After the collapse of four empires during World War I, several new European states emerged, with new energy, anti-military and progressive attitudes among the youth, and shared optimism for a peaceful future. A new generation of writers, poets, artists, theorists, philosophers, architects, musicians, and film makers helped revitalize the cultural life in Central European countries (Poland, Czechoslovakia, Hungary, Romania, Yugoslavia and Bulgaria) in the early 1920s by publishing a variety of reviews that promoted new ideas and radical forms of expression, often linked to progressive social positions and leftists political influences. In spite of different orientations and local historical, cultural, social and political conditions, they often had similar objectives and clearly expressed attitudes about multinational and cosmopolitan culture, new forms and fresh approaches, with an ideological commitment to considering culture as primarily a social issue. The review editors exchanged articles, manifestos, poems, reproductions of plastic and applied arts, methods and practices in theatre, film, music, photography and architecture. They invented new media, organized international exhibitions, performances, conferences; participated in provocative activities and discussions and often shared similar artistic worldviews. Some were successful; others were banned for political reasons, but all were important elements in avant-garde movements of the time.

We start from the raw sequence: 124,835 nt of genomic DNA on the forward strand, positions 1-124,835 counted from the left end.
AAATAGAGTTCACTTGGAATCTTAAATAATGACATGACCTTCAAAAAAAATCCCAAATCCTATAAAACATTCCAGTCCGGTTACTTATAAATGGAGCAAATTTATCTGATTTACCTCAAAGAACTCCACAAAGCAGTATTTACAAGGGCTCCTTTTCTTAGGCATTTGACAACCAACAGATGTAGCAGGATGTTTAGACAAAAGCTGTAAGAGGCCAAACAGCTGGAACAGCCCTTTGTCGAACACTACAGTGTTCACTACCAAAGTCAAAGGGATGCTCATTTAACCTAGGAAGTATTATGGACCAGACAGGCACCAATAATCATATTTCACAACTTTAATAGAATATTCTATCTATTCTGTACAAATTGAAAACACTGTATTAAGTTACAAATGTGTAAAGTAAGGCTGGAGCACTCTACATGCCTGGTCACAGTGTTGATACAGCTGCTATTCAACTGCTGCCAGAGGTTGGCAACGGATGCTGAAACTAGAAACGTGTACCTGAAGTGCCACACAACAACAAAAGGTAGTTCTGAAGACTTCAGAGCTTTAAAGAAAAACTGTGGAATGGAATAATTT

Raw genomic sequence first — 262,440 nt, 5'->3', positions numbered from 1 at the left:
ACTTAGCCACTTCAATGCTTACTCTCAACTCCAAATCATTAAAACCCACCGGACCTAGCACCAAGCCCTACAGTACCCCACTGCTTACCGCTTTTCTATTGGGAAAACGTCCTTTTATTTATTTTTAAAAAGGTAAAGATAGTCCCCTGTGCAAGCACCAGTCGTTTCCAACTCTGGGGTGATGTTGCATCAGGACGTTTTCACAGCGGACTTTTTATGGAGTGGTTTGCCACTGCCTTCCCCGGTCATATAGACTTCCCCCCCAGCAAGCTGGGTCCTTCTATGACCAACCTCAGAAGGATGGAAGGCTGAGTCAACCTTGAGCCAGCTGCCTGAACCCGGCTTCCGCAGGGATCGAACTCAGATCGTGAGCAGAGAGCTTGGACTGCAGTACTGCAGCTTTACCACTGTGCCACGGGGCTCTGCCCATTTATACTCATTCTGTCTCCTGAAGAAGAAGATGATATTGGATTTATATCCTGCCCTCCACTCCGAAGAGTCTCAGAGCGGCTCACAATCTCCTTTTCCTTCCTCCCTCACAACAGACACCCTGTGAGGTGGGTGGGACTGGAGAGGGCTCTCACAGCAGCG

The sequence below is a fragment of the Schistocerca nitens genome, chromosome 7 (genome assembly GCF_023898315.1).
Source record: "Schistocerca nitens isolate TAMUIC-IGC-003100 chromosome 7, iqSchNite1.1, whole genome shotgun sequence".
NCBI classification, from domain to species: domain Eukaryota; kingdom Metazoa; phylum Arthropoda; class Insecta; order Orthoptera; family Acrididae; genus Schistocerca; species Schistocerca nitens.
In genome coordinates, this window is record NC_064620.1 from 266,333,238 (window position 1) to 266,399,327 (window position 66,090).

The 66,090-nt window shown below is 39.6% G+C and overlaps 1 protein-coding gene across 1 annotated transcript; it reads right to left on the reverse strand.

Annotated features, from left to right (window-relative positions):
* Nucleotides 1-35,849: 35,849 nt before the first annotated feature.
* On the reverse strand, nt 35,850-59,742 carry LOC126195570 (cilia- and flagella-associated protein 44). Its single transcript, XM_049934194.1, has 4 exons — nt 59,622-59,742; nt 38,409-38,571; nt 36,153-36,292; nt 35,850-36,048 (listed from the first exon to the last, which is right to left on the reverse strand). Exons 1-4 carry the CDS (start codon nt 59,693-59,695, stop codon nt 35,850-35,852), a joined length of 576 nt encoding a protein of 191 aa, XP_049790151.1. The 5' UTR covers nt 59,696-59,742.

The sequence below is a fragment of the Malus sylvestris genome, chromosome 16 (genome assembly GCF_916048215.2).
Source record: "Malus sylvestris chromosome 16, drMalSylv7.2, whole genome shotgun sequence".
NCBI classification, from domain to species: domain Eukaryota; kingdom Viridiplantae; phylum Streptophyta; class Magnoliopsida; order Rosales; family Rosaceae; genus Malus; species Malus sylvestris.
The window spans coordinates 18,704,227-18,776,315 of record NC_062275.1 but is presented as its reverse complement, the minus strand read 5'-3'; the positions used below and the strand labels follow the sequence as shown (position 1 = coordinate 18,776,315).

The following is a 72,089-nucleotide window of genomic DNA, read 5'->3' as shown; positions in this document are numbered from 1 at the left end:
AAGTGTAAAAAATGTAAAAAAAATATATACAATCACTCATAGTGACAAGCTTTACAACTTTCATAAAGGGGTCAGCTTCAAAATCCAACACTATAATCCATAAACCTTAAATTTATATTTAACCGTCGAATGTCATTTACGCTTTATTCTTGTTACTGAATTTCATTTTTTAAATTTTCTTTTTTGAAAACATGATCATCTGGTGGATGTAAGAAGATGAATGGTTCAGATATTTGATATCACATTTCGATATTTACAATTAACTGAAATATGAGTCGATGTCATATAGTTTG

How to cite: Theatron Vol. 15, No. 4. (2021): 5–19.
Cím/Title (ENG): The Role of Central European Avant-garde Reviews in the 1920s (Hungary, Poland, Czechoslovakia, Romania, Bulgaria and Yugoslavia)